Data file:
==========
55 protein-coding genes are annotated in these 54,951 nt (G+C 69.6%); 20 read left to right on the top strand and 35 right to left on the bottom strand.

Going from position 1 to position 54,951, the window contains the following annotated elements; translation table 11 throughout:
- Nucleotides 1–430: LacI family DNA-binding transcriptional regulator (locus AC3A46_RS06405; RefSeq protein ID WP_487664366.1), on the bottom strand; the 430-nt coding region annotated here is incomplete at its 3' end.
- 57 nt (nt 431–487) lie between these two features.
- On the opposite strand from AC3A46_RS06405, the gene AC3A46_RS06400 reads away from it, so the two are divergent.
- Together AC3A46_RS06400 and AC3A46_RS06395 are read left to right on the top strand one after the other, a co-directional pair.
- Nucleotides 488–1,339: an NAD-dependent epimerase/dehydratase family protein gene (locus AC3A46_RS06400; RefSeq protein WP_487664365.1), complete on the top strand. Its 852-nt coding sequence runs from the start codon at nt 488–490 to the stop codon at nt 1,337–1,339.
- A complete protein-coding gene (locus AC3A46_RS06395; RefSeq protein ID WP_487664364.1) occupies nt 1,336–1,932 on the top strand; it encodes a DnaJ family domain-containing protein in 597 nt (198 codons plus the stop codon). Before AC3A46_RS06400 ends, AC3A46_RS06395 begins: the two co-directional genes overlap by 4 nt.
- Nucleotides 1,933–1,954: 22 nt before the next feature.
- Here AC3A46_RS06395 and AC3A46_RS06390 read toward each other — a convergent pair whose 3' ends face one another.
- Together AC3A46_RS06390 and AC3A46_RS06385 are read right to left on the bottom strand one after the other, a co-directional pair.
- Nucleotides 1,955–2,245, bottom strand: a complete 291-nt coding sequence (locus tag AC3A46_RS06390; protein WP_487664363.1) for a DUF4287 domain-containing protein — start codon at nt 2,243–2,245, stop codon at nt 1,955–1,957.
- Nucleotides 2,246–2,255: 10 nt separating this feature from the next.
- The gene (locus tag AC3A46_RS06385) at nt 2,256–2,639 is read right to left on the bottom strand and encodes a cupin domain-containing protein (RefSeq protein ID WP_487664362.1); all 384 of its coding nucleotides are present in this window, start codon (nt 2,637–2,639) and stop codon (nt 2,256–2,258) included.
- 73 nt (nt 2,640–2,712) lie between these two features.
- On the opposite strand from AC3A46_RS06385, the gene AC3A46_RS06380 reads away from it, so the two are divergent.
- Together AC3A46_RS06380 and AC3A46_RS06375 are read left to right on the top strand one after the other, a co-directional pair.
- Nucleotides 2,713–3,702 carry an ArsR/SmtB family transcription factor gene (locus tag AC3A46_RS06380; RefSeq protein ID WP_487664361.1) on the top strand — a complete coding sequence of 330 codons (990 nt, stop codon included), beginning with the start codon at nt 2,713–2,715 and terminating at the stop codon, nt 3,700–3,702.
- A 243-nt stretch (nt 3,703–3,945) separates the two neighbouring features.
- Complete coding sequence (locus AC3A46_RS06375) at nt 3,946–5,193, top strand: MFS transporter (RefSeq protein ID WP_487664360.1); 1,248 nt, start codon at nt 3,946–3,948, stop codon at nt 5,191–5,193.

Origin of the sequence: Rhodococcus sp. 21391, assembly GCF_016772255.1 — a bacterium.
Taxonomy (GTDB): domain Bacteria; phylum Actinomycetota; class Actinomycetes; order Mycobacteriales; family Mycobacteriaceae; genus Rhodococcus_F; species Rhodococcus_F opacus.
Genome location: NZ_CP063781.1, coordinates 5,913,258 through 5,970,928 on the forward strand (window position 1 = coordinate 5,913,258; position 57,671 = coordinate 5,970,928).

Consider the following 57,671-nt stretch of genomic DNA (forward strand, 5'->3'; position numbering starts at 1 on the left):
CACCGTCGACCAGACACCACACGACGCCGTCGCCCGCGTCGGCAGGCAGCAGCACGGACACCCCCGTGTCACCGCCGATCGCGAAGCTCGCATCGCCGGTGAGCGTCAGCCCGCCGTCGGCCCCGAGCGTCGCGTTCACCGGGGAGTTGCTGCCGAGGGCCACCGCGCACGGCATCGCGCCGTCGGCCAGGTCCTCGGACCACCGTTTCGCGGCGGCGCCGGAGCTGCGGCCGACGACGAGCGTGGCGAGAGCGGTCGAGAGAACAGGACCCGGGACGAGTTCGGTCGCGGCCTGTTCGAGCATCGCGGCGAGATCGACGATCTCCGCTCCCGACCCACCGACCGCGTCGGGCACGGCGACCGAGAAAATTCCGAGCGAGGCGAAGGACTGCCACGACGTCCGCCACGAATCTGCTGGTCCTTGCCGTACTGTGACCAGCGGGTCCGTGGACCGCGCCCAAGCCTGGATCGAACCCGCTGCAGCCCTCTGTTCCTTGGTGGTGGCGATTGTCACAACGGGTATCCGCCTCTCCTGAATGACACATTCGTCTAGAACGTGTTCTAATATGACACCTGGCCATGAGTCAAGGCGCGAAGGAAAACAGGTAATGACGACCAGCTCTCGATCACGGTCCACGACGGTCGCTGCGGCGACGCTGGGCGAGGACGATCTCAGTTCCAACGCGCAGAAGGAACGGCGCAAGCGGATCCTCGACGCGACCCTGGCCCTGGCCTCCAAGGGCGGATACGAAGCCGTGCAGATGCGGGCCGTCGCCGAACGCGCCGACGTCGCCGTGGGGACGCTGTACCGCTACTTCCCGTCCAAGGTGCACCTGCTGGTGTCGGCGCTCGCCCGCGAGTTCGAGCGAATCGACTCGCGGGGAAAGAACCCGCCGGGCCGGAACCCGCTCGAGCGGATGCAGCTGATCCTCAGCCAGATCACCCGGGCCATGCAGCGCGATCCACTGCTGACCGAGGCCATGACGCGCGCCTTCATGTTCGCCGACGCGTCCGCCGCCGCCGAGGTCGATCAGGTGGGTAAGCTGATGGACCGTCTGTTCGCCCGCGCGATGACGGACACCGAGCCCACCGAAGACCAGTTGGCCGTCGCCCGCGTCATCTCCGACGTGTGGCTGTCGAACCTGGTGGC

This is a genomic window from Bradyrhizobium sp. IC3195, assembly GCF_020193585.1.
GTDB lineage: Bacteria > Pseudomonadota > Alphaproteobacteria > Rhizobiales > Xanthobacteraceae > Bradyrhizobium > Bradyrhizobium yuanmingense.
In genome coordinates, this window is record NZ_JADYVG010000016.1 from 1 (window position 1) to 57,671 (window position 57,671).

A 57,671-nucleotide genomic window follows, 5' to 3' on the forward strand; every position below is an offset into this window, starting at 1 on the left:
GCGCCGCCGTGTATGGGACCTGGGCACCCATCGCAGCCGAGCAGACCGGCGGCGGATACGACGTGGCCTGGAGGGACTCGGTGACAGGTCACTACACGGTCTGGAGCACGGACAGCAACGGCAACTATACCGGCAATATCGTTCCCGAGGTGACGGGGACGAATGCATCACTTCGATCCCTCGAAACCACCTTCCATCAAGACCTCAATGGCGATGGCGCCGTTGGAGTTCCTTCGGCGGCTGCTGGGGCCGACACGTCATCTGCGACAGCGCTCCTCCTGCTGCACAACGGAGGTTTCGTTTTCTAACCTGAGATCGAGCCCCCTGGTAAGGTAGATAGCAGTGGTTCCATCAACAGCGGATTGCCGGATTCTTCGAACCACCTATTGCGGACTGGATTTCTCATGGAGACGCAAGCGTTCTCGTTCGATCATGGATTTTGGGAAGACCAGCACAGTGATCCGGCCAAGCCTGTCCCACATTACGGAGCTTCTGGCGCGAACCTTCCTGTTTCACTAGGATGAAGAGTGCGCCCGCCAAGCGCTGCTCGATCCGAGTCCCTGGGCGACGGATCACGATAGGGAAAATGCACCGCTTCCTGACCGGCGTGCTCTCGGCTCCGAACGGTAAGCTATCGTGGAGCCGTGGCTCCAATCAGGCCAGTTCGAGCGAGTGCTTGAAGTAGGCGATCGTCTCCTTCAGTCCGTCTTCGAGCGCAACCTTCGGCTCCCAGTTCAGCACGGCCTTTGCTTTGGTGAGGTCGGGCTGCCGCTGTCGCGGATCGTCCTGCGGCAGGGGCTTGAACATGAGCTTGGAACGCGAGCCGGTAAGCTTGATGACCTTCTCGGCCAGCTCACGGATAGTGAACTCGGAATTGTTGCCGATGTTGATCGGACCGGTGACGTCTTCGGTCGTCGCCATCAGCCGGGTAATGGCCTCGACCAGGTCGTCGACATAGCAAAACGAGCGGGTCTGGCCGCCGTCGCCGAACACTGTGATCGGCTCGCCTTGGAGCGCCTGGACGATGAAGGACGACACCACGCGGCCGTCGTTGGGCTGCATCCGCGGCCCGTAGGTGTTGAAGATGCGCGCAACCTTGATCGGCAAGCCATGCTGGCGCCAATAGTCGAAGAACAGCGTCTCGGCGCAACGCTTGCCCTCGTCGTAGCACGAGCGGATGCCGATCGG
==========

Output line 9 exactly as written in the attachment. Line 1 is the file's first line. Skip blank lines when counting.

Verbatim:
- Nucleotides 1,933–1,954: 22 nt before the next feature.